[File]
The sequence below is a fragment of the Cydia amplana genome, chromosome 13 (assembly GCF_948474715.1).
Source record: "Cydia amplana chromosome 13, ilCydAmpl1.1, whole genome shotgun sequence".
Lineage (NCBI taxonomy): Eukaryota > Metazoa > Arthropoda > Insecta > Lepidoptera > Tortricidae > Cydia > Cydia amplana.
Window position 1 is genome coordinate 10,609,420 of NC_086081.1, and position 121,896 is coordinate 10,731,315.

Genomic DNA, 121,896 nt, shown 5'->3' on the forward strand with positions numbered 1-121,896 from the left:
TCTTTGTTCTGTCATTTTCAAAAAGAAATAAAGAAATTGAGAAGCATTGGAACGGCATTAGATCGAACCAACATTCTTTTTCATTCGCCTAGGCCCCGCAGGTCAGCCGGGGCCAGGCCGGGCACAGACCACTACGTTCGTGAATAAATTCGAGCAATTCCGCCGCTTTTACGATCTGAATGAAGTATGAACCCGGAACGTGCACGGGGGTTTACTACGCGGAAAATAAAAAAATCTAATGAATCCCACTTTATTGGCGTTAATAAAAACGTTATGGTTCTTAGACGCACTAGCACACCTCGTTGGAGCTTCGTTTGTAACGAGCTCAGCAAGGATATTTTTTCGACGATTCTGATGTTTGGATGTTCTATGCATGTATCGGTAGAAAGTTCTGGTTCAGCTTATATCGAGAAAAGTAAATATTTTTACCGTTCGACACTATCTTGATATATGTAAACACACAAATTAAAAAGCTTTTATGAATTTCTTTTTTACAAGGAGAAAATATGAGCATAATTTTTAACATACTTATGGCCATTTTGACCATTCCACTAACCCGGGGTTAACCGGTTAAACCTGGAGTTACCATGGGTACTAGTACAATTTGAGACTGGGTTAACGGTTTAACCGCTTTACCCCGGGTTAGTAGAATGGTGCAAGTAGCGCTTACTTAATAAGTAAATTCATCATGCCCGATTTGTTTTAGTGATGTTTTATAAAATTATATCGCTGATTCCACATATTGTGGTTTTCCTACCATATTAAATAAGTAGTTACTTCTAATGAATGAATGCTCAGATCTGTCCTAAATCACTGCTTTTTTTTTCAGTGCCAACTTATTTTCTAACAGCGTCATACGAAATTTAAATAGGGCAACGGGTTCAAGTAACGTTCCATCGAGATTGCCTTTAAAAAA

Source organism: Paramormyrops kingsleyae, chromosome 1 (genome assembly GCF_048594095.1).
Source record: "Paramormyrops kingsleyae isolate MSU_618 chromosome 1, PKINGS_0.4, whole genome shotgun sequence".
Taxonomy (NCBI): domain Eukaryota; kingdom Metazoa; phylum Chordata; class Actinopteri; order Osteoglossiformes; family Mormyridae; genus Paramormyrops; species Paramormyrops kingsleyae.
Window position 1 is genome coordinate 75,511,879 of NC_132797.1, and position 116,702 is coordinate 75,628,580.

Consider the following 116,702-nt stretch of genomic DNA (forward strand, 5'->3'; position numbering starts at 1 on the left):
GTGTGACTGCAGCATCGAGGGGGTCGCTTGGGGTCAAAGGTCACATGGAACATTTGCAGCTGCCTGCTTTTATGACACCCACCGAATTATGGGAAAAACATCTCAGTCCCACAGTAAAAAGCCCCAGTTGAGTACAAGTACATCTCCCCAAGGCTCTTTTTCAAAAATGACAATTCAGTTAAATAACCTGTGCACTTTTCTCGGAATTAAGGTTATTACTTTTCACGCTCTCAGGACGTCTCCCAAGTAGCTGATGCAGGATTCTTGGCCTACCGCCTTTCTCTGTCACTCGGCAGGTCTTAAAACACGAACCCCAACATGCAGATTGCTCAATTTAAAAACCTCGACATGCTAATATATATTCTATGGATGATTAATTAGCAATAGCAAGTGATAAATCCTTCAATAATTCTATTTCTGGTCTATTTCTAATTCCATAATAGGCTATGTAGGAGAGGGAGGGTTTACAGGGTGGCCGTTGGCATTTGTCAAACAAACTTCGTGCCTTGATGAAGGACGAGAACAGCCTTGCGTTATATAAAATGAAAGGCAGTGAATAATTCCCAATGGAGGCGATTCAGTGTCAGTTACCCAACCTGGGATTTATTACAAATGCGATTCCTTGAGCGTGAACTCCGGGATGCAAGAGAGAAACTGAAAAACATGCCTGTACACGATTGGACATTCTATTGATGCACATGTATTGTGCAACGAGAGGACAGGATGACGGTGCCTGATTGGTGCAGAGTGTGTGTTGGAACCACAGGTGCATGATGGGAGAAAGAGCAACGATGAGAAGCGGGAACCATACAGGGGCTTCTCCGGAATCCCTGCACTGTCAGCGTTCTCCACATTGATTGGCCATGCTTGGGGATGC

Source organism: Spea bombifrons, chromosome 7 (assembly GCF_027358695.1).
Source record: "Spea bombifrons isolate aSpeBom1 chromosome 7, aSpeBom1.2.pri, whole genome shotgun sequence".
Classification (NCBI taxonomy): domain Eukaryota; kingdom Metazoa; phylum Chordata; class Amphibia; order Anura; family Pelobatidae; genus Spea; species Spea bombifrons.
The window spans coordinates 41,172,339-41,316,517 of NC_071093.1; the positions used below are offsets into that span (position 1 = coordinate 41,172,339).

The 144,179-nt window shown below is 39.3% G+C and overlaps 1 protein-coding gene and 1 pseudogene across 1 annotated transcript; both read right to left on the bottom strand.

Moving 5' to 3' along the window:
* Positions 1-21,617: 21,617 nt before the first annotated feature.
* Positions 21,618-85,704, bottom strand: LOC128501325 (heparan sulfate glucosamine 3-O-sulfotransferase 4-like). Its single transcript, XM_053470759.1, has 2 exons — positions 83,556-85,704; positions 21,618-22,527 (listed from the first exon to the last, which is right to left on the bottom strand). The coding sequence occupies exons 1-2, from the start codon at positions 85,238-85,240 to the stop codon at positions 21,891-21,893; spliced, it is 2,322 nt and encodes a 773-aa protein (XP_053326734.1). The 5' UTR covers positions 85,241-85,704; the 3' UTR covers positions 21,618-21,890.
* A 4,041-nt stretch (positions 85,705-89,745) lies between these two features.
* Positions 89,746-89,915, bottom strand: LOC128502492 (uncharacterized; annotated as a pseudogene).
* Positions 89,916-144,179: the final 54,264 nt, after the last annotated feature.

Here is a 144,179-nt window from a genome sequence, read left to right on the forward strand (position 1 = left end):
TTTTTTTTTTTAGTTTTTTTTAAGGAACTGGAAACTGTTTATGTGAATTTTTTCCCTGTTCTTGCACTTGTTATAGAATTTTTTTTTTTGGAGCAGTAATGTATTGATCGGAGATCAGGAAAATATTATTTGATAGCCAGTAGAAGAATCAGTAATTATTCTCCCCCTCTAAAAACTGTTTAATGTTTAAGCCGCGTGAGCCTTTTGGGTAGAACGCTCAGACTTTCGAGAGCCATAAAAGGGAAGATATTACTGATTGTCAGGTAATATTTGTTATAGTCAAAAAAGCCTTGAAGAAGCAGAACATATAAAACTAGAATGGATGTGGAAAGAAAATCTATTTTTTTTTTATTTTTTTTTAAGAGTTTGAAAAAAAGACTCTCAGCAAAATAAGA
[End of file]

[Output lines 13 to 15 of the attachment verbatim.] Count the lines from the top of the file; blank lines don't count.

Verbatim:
Source organism: Spea bombifrons, chromosome 7 (assembly GCF_027358695.1).
Source record: "Spea bombifrons isolate aSpeBom1 chromosome 7, aSpeBom1.2.pri, whole genome shotgun sequence".
Classification (NCBI taxonomy): domain Eukaryota; kingdom Metazoa; phylum Chordata; class Amphibia; order Anura; family Pelobatidae; genus Spea; species Spea bombifrons.